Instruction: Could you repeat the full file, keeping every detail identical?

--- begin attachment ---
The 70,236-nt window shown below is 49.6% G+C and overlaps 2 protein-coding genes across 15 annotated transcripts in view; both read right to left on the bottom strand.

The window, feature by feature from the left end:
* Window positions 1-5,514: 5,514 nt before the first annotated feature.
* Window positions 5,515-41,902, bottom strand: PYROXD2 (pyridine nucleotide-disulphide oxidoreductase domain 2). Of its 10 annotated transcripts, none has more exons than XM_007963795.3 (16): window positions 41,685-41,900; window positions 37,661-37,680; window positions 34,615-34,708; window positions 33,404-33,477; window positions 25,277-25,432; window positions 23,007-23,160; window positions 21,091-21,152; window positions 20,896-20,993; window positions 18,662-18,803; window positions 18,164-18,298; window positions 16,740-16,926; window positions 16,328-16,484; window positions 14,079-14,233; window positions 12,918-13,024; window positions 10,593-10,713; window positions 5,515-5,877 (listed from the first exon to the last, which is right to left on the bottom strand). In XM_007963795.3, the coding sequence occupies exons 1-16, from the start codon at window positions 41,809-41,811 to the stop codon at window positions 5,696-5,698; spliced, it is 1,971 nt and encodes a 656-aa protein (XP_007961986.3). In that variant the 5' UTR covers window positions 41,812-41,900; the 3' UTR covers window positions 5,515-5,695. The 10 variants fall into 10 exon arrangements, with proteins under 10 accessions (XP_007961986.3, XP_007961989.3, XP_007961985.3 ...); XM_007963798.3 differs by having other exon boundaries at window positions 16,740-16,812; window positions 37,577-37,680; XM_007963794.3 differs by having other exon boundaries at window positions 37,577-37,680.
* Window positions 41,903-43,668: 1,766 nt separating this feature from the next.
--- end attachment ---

The 70,236-nt window shown below is 49.6% G+C and overlaps 2 protein-coding genes across 15 annotated transcripts in view; both read right to left on the bottom strand.

The window, feature by feature from the left end:
* Window positions 1-5,514: 5,514 nt before the first annotated feature.
* Window positions 5,515-41,902, bottom strand: PYROXD2 (pyridine nucleotide-disulphide oxidoreductase domain 2). Of its 10 annotated transcripts, none has more exons than XM_007963795.3 (16): window positions 41,685-41,900; window positions 37,661-37,680; window positions 34,615-34,708; window positions 33,404-33,477; window positions 25,277-25,432; window positions 23,007-23,160; window positions 21,091-21,152; window positions 20,896-20,993; window positions 18,662-18,803; window positions 18,164-18,298; window positions 16,740-16,926; window positions 16,328-16,484; window positions 14,079-14,233; window positions 12,918-13,024; window positions 10,593-10,713; window positions 5,515-5,877 (listed from the first exon to the last, which is right to left on the bottom strand). In XM_007963795.3, the coding sequence occupies exons 1-16, from the start codon at window positions 41,809-41,811 to the stop codon at window positions 5,696-5,698; spliced, it is 1,971 nt and encodes a 656-aa protein (XP_007961986.3). In that variant the 5' UTR covers window positions 41,812-41,900; the 3' UTR covers window positions 5,515-5,695. The 10 variants fall into 10 exon arrangements, with proteins under 10 accessions (XP_007961986.3, XP_007961989.3, XP_007961985.3 ...); XM_007963798.3 differs by having other exon boundaries at window positions 16,740-16,812; window positions 37,577-37,680; XM_007963794.3 differs by having other exon boundaries at window positions 37,577-37,680.
* Window positions 41,903-43,668: 1,766 nt separating this feature from the next.